Holland’s latest gem is the lifetime contract signed by Henrik Zetterberg. Holland managed to ink Zetterberg for a cap hit of only $6.08 million per year for 12 years. Zets is arguably the best two-way player in the NHL. He is only seven months removed from winning the Conn Smythe Trophy. Locking down Zetterberg at a cap number that is lower than that of Scott Gomez, Chris Drury, Wade Redden, Brad Richards, Kimmo Timonen, Ryan Smyth, and Nikolai Khabibulin is simply incredible. To put the feat into perspective, the Islanders gave G Rick DiPietro $67.5 million over 15 years in 2006 for a cap hit of $4.5 million per season. DiPietro is an average NHL goaltender at best. For only $1.5 million more per year, Holland has secured potentially the best overall player in the NHL for life. It gets even better. While Zetterberg’s salary exceeds DiPietro’s, his percentage of the team payroll is actually less. DiPietro made 10.8% of New York’s payroll in the first year of the contract. Zetterberg will only take up 10.3% of Detroit’s payroll and that’s only if the salary cap doesn’t increase. If the cap increases at least 12% as it has over the last three years, then Zetterberg’s portion of the payroll goes down to 9.6%. Considering inflation, Zetterberg’s contract is actually cheaper than the one signed by DiPietro. I hope for the sake of their sanity that there aren’t any Islanders fans reading this.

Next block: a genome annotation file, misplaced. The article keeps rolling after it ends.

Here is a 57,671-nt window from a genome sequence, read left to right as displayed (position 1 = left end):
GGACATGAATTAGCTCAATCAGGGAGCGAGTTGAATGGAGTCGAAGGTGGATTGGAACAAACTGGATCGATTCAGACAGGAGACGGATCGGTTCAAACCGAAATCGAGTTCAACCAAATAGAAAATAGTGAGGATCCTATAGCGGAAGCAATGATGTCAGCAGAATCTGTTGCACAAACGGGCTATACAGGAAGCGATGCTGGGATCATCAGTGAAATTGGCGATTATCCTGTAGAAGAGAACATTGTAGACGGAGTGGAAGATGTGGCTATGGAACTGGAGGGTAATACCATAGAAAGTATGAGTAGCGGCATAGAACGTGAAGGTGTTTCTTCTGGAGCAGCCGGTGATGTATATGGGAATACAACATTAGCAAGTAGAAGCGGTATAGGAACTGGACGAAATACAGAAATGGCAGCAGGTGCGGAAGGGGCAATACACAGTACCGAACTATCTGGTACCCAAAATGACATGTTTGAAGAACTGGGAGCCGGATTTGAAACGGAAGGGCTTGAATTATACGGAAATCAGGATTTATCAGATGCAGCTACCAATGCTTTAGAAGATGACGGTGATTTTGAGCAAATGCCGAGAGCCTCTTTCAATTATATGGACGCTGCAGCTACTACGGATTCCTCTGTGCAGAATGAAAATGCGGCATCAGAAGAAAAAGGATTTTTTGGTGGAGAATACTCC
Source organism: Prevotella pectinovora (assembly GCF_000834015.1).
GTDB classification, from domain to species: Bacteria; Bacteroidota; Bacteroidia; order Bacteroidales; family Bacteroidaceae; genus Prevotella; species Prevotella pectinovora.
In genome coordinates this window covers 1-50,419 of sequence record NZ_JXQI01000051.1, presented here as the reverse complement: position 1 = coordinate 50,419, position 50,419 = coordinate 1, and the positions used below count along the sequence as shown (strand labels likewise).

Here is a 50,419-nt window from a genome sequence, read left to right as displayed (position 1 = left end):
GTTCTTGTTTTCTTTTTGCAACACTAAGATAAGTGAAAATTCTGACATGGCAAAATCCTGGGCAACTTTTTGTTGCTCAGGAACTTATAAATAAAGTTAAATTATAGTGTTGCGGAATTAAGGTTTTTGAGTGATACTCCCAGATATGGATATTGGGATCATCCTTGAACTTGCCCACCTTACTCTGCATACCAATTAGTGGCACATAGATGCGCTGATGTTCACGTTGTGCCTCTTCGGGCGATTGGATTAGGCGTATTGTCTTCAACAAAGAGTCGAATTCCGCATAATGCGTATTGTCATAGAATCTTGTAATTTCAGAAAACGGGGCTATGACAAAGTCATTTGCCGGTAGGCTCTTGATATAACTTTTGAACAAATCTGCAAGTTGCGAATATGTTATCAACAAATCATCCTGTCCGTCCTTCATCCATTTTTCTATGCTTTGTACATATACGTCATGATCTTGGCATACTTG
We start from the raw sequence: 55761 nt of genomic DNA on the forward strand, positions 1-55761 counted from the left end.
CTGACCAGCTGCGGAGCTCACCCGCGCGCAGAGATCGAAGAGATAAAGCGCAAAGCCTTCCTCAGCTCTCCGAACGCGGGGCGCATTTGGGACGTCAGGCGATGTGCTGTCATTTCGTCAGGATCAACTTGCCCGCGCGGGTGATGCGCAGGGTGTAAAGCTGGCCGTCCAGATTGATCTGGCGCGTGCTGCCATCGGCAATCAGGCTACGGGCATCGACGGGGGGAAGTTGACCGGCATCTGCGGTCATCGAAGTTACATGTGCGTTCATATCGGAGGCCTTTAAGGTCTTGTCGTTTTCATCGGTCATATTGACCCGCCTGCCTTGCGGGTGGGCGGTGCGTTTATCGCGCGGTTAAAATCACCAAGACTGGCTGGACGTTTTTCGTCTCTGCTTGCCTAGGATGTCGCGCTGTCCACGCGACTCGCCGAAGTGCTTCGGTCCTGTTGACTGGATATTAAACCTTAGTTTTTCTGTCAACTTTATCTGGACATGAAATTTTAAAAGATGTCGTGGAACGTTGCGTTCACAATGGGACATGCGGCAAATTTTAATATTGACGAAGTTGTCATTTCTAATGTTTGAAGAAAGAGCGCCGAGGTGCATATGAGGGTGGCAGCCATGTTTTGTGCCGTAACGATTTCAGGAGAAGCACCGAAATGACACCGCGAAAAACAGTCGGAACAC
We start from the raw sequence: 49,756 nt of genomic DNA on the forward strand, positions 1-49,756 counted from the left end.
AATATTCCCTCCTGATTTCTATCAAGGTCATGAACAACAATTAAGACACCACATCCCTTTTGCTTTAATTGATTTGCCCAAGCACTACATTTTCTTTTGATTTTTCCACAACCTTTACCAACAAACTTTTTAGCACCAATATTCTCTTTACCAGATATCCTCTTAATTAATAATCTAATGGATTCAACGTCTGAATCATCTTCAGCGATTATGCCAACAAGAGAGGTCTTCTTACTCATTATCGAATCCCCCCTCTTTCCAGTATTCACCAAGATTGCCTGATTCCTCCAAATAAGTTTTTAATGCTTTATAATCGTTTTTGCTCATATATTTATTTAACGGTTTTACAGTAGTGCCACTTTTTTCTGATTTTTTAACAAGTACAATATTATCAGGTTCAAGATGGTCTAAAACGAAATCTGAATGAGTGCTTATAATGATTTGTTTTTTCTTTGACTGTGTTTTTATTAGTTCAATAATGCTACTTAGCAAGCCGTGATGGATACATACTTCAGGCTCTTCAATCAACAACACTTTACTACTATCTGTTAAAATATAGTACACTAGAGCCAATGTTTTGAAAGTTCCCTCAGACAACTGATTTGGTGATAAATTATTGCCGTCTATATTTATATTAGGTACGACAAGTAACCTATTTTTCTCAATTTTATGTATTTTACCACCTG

The deal looks even better when compared to the other elite players in the NHL. Pittsburgh had to dish out $8.7 million per year each to Sidney Crosby and Evgeni Malkin. With nearly $18 million tied up in just two players, the Penguins will have very little cap flexibility moving forward. Conversely, Holland has locked up Zetterberg and Pavel Datsyuk for the next five seasons at a yearly cap hit of $13.7 million. Anyone who watched the Stanley Cup Finals last season knows that the difference in talent between Crosby/Malkin and Zets/Dats is minimal at best. In fact, I wouldn’t be surprised if at least half of the GMs in the NHL would prefer the two-way prowess of Zets and Dats. The fact that Holland gets his dynamic duo for four million less per year is what allows Detroit to be the best team in the NHL.